BBC says that’s what’s going on in the Netherlands. The baboons were terrified, but no one knows why; The behaviour started on Monday evening, and only now are the 112 baboons becoming their normal, active selves again, said a biologist at Emmen Zoo. The zoo still has no idea what spooked the hamadryas baboons, but it is a good sign that some are now eating apples, biologist Wijbren Landman said. The zoo last saw such hysteria in 2007. “What frightened them? We don’t know, it’s a mystery. There have been many suggestions – an earthquake, escaped snakes, aliens, thunder,” Mr Landman told BBC News. “The other animals here are OK – they have lemurs, elephants and kangaroos as neighbours, and they show no sign of panic.” Might it be some kind of mass hysteria brought on by captivity? Or maybe they were just messing with the biologists….
These are prehistoric animals compared to their modern relatives and, for scale, a human. A human who’s interested in what they’re like… except when…
Look out! HELL PIG!
There are plenty more of the majestic giants (and some terrifying ones) at NPR’s Skunk Bear tumblog.
The New Horizons Long Range Reconnaissance Imager (LORRI) snapped this photo of Jupiter’s ring system on February 24, 2007, from a distance of 7.1 million kilometers (4.4 million miles).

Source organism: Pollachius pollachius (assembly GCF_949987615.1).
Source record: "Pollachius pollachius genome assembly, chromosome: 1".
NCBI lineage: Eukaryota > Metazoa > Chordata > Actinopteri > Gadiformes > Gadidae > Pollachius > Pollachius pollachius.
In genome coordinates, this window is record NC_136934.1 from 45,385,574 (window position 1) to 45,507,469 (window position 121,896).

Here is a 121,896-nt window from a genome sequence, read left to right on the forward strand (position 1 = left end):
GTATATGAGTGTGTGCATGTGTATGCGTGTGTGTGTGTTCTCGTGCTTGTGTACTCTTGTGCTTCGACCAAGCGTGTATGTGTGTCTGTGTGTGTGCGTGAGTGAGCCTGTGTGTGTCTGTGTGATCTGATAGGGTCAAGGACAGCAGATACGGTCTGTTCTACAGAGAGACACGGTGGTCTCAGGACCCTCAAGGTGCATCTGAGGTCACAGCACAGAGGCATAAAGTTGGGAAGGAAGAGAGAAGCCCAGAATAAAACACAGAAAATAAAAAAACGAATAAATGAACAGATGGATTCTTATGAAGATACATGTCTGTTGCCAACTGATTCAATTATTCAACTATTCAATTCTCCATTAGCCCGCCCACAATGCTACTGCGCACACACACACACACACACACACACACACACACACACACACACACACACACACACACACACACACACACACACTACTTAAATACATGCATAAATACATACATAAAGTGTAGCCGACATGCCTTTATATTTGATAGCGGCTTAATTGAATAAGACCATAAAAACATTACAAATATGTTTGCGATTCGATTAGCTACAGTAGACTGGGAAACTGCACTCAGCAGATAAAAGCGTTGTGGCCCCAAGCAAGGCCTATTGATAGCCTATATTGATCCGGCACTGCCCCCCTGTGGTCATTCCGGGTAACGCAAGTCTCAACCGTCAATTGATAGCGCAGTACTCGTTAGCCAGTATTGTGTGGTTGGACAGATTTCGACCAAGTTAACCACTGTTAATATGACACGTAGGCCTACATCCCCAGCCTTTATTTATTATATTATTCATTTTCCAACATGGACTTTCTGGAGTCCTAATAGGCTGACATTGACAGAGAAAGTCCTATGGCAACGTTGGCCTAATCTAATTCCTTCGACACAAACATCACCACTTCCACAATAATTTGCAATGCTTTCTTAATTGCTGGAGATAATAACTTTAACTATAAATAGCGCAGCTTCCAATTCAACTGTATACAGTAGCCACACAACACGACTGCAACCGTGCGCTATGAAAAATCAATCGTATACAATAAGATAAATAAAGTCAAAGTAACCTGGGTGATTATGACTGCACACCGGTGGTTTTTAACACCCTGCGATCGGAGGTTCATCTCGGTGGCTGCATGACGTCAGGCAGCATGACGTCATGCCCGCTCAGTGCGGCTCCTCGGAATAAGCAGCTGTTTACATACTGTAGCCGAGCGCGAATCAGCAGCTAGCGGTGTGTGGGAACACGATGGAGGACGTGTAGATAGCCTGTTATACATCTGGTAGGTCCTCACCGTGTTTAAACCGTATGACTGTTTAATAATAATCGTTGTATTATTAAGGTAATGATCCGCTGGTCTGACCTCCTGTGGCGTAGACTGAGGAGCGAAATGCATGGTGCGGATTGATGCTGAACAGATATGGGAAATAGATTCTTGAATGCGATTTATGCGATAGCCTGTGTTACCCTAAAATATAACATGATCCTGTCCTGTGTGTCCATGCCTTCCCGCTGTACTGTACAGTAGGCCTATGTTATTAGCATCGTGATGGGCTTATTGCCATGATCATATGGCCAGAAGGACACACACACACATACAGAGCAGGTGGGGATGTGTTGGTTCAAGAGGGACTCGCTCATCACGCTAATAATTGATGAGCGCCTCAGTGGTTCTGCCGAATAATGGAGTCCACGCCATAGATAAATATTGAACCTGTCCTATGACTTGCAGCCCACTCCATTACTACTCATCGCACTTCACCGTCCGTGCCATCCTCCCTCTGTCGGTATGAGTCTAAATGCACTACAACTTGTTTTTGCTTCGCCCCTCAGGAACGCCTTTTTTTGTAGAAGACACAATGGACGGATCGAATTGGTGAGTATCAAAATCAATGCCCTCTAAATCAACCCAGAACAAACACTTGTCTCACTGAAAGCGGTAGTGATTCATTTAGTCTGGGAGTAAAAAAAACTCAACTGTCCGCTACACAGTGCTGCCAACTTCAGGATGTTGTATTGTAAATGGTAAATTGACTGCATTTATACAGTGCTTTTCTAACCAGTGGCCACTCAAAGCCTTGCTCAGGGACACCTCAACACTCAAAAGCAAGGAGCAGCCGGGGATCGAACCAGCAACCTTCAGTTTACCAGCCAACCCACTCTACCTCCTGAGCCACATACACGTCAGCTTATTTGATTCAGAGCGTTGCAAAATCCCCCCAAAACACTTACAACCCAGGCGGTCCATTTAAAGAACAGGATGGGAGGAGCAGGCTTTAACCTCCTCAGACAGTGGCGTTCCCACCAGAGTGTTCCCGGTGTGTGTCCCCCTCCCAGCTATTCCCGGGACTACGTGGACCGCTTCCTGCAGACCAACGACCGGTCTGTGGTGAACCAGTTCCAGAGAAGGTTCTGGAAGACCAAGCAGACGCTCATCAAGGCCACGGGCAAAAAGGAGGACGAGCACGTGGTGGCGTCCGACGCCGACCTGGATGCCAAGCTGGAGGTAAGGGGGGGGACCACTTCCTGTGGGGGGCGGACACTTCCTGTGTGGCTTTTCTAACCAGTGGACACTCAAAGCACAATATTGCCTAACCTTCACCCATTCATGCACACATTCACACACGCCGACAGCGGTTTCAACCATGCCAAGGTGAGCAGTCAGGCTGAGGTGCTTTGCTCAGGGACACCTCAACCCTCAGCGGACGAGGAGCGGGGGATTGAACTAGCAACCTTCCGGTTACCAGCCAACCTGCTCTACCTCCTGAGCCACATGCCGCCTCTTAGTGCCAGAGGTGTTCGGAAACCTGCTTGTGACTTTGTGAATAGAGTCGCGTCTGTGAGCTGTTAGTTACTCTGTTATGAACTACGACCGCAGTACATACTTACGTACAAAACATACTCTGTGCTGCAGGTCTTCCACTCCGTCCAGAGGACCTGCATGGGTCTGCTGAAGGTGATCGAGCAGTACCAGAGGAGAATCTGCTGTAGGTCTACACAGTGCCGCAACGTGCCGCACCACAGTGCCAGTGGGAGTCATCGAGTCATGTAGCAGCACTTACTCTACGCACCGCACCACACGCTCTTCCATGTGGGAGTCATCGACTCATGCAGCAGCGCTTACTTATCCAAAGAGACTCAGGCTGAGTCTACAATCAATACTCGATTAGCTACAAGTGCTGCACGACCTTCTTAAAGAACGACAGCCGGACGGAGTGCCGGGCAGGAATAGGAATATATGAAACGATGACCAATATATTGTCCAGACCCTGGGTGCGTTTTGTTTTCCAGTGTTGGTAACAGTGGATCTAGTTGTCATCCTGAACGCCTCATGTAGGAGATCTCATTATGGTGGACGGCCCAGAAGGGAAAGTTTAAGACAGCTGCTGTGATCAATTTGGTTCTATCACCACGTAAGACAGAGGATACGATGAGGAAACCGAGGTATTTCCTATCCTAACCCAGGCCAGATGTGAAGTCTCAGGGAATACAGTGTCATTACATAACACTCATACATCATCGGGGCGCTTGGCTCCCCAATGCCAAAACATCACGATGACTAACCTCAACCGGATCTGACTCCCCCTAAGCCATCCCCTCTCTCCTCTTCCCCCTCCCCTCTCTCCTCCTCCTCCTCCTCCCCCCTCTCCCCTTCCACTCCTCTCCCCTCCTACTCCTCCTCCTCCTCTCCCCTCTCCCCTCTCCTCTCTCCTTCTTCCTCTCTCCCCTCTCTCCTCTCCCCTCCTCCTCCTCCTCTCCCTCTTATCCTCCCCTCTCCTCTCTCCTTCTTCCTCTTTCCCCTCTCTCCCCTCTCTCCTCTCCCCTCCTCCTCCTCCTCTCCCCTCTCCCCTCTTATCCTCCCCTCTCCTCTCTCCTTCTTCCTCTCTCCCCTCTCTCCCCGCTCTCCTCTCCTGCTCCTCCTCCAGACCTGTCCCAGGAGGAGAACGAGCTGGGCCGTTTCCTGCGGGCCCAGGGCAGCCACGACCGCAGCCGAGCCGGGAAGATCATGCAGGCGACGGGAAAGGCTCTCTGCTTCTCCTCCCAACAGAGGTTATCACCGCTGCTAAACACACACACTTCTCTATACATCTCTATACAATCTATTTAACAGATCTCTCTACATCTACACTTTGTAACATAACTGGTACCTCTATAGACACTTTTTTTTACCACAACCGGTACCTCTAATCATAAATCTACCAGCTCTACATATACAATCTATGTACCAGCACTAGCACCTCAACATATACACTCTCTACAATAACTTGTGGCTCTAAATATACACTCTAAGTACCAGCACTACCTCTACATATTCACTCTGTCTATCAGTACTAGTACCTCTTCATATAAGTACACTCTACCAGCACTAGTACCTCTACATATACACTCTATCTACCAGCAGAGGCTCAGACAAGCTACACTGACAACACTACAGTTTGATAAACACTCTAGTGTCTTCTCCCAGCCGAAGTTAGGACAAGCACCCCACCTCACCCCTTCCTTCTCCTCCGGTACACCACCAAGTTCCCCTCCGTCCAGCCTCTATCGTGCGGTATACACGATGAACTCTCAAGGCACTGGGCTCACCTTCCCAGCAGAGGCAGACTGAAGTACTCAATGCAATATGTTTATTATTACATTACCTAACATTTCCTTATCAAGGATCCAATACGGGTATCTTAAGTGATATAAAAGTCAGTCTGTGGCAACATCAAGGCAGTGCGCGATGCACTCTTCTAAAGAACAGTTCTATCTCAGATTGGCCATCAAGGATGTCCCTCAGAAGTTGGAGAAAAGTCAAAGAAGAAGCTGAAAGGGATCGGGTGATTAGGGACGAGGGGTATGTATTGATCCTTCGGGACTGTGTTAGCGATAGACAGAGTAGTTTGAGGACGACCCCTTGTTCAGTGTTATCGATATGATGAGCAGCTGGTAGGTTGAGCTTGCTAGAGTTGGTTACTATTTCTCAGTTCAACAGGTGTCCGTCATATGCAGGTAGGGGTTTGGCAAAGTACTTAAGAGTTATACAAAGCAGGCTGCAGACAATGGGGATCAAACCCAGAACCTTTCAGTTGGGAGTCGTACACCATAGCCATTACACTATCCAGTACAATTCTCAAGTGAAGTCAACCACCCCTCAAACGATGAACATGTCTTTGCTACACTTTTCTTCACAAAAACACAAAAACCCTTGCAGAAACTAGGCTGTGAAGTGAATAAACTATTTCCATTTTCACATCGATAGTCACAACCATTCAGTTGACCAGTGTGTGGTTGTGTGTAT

This processed image shows a narrow ring, about 1,000 kilometers (600 miles) wide, with a fainter sheet of material inside it. The faint glow extending in from the ring is likely caused by fine dust that diffuses in toward Jupiter. This is the outer tip of the “halo,” a cloud of dust …
SOURCE:Based on “NASA Windbots Could Explore Gas Giant Jupiter”, Sky News, 24 July 2015, as used in the post as used in the post “Windbots to explore Jupiter – the bumpier the ride, the better..”
ABSTRACT: The planet Jupiter is 35 light-minutes from Earth (give or take a couple of minutes depending on where in its orbit the planet is).
So a robot floating in the turbulent winds of Jupiter would take that long to send a mes…
Three names for one little fish. And those are just the beginning.
I found this one on the Scientific Illustration tumblog, which quoted Wikipedia on the doree (etc.):
John Dory, St Pierre or Peter’s Fish, refers to fish of the genus Zeus, especially Zeus faber, of widespread distribution. It is an edible benthic coastal marine fish with a laterally compressed olive-yellow body which has a large dark spot, and long spines on the dorsal fin. The dark spot is used to flash an ‘evil ey…
These are ostensibly Cochin chickens, or forerunners of what we’d call Cochins today. They’re a breed with a *lot* of character, and are uniquely suited, temperamentally, for being “pet” chickens moreso than egg factories or walking meat supplies. Despite the name (after a part of India), they’re originally from China.
It’s the most Earth-like planet yet discovered. Kepler 452b sits in the “Goldilocks” zone around its star, not too hot and not too cold, and is about the same size (or is a little larger) and made of something like the same stuff as the planet we’re sitting around on right now. It takes 365 days to orbit around its sun, too. NASA’s calling it ou…